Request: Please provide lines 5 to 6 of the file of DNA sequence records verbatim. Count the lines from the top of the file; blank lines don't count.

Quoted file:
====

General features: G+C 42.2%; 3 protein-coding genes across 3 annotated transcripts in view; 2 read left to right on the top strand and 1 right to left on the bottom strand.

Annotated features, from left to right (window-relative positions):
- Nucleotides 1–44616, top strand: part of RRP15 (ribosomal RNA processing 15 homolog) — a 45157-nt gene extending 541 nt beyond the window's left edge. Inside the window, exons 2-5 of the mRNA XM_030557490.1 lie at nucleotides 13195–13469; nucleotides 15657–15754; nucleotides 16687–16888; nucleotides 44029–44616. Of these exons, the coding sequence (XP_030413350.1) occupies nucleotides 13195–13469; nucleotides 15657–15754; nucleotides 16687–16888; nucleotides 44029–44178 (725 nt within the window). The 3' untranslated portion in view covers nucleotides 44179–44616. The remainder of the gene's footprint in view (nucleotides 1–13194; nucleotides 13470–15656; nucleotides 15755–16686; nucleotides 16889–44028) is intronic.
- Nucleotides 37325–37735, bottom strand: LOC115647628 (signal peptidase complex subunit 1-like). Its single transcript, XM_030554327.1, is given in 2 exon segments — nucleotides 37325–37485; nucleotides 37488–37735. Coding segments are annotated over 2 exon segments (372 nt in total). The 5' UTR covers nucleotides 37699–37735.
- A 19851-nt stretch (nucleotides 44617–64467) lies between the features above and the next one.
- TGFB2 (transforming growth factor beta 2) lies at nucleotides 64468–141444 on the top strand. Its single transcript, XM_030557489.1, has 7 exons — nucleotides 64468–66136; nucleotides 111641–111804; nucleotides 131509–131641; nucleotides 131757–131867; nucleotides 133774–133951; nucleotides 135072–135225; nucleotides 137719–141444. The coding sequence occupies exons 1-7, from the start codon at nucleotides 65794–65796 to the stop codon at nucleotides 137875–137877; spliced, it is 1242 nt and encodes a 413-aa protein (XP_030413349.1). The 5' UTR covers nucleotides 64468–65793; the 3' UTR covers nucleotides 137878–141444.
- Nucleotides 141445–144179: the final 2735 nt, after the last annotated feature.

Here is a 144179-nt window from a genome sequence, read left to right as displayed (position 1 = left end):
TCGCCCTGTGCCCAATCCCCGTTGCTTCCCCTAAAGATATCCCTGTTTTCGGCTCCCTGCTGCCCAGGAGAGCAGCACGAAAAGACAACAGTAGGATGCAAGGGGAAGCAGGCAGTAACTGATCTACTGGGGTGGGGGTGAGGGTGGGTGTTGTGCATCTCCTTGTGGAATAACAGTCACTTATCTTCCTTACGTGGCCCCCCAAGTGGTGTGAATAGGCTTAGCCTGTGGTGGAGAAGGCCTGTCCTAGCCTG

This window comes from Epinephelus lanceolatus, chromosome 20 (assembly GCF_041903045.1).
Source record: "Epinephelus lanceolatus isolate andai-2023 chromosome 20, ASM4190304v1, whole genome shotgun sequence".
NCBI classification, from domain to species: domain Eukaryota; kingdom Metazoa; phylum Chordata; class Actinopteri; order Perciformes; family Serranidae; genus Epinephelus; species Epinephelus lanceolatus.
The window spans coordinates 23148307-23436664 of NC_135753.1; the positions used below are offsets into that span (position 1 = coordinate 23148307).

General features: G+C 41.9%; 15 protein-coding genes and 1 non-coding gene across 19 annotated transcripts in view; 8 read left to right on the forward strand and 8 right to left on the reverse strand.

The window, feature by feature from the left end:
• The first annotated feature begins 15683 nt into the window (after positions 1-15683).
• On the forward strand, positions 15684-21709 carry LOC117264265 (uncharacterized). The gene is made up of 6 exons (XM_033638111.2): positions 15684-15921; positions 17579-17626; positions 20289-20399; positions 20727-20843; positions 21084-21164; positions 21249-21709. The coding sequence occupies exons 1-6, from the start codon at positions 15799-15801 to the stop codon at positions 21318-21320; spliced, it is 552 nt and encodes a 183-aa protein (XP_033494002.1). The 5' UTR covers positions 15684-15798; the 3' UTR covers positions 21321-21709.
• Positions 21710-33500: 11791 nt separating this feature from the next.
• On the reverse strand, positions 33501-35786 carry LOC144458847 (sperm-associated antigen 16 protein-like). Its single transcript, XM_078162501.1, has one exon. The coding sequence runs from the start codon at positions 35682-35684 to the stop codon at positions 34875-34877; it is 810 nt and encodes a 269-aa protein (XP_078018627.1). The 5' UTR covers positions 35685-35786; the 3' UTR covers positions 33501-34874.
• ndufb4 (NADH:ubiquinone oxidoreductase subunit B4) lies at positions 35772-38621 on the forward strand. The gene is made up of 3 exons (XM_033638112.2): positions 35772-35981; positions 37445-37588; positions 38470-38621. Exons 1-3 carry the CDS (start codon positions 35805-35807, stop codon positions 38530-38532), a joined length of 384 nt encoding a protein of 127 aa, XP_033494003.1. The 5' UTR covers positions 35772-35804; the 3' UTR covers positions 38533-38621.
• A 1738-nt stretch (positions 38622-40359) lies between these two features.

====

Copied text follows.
- A 19851-nt stretch (nucleotides 44617–64467) lies between the features above and the next one.
- TGFB2 (transforming growth factor beta 2) lies at nucleotides 64468–141444 on the top strand. Its single transcript, XM_030557489.1, has 7 exons — nucleotides 64468–66136; nucleotides 111641–111804; nucleotides 131509–131641; nucleotides 131757–131867; nucleotides 133774–133951; nucleotides 135072–135225; nucleotides 137719–141444. The coding sequence occupies exons 1-7, from the start codon at nucleotides 65794–65796 to the stop codon at nucleotides 137875–137877; spliced, it is 1242 nt and encodes a 413-aa protein (XP_030413349.1). The 5' UTR covers nucleotides 64468–65793; the 3' UTR covers nucleotides 137878–141444.